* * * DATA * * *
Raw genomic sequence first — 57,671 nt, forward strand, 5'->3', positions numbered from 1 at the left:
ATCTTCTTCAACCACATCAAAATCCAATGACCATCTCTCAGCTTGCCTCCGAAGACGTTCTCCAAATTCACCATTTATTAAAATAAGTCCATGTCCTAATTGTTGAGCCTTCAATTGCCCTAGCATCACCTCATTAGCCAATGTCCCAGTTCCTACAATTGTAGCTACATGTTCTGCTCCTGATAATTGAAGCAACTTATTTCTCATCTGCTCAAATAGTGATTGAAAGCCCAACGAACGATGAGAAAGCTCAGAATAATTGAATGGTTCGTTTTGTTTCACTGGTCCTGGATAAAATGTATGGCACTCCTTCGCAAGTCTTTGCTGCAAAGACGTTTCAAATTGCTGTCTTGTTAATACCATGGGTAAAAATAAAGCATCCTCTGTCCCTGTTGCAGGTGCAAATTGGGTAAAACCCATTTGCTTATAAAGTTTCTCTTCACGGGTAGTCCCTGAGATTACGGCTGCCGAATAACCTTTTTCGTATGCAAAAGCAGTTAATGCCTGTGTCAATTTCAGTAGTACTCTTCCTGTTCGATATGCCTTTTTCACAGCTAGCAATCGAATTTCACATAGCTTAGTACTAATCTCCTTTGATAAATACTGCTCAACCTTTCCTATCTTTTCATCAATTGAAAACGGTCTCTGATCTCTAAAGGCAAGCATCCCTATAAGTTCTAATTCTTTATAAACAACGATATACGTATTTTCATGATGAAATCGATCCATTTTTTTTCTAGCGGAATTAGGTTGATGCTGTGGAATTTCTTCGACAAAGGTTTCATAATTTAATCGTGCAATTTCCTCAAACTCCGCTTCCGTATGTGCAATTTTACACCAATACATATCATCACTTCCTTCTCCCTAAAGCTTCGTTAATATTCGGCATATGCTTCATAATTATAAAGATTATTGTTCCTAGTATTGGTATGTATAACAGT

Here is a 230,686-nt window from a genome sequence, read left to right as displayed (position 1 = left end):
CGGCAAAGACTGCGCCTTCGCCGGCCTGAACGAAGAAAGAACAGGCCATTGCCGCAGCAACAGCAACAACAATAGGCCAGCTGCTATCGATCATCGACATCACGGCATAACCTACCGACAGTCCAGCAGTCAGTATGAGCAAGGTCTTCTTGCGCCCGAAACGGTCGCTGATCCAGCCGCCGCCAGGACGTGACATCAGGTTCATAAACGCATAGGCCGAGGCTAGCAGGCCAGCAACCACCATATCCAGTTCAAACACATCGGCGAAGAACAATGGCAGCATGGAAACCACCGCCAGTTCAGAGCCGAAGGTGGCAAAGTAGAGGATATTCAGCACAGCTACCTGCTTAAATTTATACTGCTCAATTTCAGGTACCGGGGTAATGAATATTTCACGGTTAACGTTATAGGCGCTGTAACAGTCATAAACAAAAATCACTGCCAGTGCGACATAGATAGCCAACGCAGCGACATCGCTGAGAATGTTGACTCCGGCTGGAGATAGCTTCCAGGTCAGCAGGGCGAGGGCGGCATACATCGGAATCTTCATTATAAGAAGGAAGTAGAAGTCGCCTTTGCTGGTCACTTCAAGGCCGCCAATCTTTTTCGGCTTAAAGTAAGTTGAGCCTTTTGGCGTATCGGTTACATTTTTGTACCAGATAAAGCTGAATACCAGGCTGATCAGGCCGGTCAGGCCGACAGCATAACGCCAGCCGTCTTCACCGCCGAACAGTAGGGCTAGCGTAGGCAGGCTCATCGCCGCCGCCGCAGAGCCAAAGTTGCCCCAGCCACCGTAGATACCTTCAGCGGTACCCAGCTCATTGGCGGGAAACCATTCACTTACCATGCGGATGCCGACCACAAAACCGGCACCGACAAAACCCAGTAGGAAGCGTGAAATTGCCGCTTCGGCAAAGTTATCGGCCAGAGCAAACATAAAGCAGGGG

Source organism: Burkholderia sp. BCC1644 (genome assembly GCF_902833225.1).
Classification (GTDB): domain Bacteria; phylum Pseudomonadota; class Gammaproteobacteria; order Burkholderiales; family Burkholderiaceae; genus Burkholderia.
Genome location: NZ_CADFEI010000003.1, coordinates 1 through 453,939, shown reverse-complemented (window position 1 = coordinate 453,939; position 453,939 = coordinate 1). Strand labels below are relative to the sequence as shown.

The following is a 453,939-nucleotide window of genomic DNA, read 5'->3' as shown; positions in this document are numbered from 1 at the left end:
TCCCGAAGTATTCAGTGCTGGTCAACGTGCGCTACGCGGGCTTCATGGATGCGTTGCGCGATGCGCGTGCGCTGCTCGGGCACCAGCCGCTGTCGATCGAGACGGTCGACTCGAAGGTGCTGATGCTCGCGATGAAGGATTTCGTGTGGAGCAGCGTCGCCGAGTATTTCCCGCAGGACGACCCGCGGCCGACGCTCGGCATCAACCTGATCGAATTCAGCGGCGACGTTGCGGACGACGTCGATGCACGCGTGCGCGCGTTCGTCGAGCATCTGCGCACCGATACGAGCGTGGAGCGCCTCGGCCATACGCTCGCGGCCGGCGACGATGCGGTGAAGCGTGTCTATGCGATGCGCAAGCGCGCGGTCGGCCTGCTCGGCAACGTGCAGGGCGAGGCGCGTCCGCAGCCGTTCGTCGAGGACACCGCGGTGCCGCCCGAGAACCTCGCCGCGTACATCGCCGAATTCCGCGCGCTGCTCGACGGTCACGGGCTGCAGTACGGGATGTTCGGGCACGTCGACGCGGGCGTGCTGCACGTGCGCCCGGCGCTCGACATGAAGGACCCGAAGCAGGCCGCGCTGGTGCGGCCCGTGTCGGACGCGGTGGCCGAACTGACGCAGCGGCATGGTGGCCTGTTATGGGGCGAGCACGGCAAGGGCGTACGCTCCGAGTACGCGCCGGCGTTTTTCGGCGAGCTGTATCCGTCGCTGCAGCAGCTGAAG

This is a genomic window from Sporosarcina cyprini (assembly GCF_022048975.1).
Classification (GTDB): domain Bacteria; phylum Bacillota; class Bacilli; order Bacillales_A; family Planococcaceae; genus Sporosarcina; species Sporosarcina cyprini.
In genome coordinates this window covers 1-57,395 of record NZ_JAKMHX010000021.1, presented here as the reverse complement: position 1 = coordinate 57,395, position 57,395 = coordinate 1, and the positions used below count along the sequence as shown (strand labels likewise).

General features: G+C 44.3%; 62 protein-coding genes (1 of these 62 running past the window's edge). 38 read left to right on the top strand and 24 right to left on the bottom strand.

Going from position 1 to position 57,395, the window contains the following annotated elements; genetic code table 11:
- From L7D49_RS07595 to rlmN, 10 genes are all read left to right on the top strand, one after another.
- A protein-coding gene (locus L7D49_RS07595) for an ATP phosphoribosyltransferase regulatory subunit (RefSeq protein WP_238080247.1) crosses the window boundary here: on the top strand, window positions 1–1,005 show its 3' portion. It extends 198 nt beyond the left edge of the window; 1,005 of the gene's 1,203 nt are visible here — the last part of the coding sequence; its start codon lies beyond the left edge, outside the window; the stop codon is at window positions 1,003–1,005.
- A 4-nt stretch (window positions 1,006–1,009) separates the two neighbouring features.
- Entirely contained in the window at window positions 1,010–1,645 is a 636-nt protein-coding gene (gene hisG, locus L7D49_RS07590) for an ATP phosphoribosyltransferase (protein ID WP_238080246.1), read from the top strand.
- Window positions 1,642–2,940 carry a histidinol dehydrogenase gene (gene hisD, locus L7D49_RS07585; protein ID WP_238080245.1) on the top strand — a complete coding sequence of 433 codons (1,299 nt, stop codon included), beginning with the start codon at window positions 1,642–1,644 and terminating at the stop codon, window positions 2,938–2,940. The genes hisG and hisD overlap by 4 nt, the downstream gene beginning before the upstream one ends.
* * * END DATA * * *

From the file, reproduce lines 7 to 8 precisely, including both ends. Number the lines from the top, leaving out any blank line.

Genome location: NZ_CADFEI010000003.1, coordinates 1 through 453,939, shown reverse-complemented (window position 1 = coordinate 453,939; position 453,939 = coordinate 1). Strand labels below are relative to the sequence as shown.

The following is a 453,939-nucleotide window of genomic DNA, read 5'->3' as shown; positions in this document are numbered from 1 at the left end: